In addition to initial treatments, WDFW must continue active management to ensure that restored conditions are maintained into the future. We estimate an ongoing need to revisit 6,000–7,000 acres per year of thinning or burning to maintain healthy forest habitat.

For more information on the work being done on specific WDFW wildlife areas, check out the Department’s forest management story map, which is updated every year.

Logs piled for stream placement after forest thinning effort.

Forest management challenges

Although the above actions are having a huge positive impact on our state’s natural landscapes, it’s not all good news. Despite WDFW’s best efforts, we face several challenges as we work to make our forests healthier and more resilient.


The biggest source of frustration is, as you might expect, wildfire. Wildfires keep burning into planned project areas, resulting in extra work, extra costs, and reduced benefits. About 15% of the forests managed by WDFW have burned in wildfires since 2014. WDFW’s foresters have become skilled at accurately predicting where the next wildfires might strike, but capacity issues and other factors have made it difficult to stay ahead.

2021 brought these issues to the forefront, as there were multiple cases of areas where WDFW was in the early planning stages of treatment, only to have those areas threatened with wildfires before work could be done.

  • Burch Mountain, Chelan County: WDFW was in the process of hiring a logger to thin 152 acres of this unit, but the 12,281-acre Red Apple wildfire burned about half of the planned treatment area.
  • Ramsey, Okanogan County: While WDFW staff members were preparing for prescribed burning on 247 acres of recently thinned forest, the 70,166-acre Cub Creek 2 wildfire burned about a quarter of the planned treatment area. Although recent thinning efforts made it easier for firefighters to stop the fire, a portion of the forest was severely damaged.
  • Asotin Creek, Asotin County: WDFW was planning a 250-acre thinning project on the Asotin Creek Wildlife Area before the Lick Creek wildlife burned all 1,800 acres of forest there. Fortunately, much of the forest will recover quickly due to the fire’s mixed severity.

COVID-19 pandemic

Another relatively recent challenge for WDFW’s forest management work has been the ongoing COVID-19 pandemic, which delayed many of the projects planned during the 2020 and 2021 seasons. Very limited prescribed burns occurred during 2020, including just over 30 acres in the Oak Creek Wildlife Area and a small parcel of the Scatter Creek Wildlife Area. In addition, 2021 was a record low for the Department’s thinning efforts since its forest management strategy was adopted in 2014.

However, despite the setback, the Prescribed Fire Program was able to perform burns on 1,372 acres in 2021 with very positive results on the landscape. Our hope is that the pandemic will wain and our forest management capacity will continue to grow so we can make up for delays.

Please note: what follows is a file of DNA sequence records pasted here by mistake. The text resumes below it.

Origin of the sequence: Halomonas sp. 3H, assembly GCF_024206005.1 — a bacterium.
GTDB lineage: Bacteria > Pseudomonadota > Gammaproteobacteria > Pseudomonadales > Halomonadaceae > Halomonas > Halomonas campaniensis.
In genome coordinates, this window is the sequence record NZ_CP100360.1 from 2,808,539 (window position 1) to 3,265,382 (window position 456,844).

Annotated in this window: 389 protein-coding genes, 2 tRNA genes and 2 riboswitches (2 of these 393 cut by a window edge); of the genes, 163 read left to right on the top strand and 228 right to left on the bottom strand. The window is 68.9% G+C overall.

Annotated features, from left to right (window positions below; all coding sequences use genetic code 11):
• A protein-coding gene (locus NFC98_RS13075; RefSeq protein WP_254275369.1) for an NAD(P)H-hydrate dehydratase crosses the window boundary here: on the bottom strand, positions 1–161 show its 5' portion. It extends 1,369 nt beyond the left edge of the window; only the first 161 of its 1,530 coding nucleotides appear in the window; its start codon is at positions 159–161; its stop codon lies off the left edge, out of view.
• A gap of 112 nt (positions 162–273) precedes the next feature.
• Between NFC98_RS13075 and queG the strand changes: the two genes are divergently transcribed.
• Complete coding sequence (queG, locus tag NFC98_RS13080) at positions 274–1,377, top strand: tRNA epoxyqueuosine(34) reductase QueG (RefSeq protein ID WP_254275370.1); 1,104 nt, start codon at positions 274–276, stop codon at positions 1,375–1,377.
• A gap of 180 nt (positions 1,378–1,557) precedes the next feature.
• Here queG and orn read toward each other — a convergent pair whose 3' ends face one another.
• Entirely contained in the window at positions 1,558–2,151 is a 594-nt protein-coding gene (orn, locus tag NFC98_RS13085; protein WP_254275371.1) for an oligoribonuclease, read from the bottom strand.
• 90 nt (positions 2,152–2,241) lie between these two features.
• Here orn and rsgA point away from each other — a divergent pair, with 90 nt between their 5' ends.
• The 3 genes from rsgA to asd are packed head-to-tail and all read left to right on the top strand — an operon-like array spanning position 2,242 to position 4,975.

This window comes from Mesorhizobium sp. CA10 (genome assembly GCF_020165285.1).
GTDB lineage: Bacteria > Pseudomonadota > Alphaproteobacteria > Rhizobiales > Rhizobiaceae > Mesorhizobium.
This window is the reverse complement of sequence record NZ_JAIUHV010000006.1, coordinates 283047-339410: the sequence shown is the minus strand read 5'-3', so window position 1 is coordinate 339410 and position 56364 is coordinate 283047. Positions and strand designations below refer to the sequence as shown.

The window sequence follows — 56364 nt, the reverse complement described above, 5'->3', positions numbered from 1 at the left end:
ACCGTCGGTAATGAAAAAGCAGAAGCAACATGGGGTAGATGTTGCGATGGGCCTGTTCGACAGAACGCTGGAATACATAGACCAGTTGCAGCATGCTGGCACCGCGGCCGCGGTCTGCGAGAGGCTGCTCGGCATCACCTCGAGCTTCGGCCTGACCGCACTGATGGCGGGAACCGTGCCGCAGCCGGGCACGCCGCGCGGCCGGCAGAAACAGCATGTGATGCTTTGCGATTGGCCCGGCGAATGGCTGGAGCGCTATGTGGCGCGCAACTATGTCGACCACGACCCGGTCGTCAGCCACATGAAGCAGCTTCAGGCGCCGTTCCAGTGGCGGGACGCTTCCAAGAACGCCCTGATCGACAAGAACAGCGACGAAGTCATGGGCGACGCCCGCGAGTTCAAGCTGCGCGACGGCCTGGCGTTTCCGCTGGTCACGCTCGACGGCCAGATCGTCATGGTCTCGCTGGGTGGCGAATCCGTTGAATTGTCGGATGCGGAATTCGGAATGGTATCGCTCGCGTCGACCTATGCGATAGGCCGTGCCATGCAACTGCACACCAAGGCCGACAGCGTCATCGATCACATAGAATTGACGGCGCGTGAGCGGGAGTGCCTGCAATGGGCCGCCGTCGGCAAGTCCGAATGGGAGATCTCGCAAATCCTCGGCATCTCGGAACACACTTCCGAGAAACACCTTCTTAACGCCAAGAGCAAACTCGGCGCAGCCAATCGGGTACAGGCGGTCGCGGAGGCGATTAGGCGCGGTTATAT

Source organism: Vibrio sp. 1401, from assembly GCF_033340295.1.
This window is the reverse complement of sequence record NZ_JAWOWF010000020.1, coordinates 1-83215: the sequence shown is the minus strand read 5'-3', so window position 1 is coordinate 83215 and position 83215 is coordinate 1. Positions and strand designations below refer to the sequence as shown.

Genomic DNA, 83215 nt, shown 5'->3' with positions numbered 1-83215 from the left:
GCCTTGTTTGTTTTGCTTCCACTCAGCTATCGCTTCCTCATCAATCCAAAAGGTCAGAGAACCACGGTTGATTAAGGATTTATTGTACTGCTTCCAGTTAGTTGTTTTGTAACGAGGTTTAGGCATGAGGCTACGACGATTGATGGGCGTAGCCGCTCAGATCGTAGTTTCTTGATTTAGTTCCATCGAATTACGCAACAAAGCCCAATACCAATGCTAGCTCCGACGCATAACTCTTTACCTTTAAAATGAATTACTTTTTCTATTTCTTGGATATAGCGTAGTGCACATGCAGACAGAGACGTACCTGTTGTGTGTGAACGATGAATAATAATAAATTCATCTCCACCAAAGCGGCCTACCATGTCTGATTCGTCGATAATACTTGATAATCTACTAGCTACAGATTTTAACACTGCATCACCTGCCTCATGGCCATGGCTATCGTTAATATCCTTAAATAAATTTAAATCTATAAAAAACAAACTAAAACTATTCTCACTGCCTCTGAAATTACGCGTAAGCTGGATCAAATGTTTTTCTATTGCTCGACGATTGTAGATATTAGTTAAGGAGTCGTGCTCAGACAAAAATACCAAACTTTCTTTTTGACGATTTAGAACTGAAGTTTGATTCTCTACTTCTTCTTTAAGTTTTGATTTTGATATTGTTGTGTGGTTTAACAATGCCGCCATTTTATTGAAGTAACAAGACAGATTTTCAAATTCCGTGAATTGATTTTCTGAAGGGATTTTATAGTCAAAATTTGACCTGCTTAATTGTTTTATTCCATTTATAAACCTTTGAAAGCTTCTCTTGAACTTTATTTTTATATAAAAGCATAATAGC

Crews perform prescribed burn on the Shillapoo Wildlife Area in October 2021.

Where do we go from here?

The challenges facing us as we work to restore our state’s healthy forests and reduce the impacts of extreme wildfires are very real. However, the good news is that we’ve witnessed the positive impacts that our work can have on the landscape.

Thinned and prescribed burned areas are more resilient in the face of wildfires, and they provide better habitat and forage for Washington’s wildlife species. Despite setbacks in 2020 and 2021, WDFW’s forest health management team is planning to make more progress in 2022. There is a lot of hope as we head into the future!

How can you help?

The vast majority of wildfires in North America are caused by people. According to the National Interagency Fire Center, of the 58,950 wildfires that occurred during 2020, 53,563 were human-caused. That’s 91%! Common causes include unattended campfires, fireworks, firearms, negligently discarded cigarettes, and acts of intentional arson.

One way you can help with this issue is to recreate responsibly when you go outdoors. Aspire to leave no trace and make the places you visit better for the next people who visit. Talk about the best practices with your friends and family to spread the word.

Together, through good outdoor recreation and forest management practices, we can create a Washington where healthy forests thrive and people can continue to enjoy the state’s natural spaces.



The Washington Department of Fish and Wildlife

The Washington Department of Fish and Wildlife is dedicated to preserving, protecting and perpetuating the state’s fish and wildlife resources.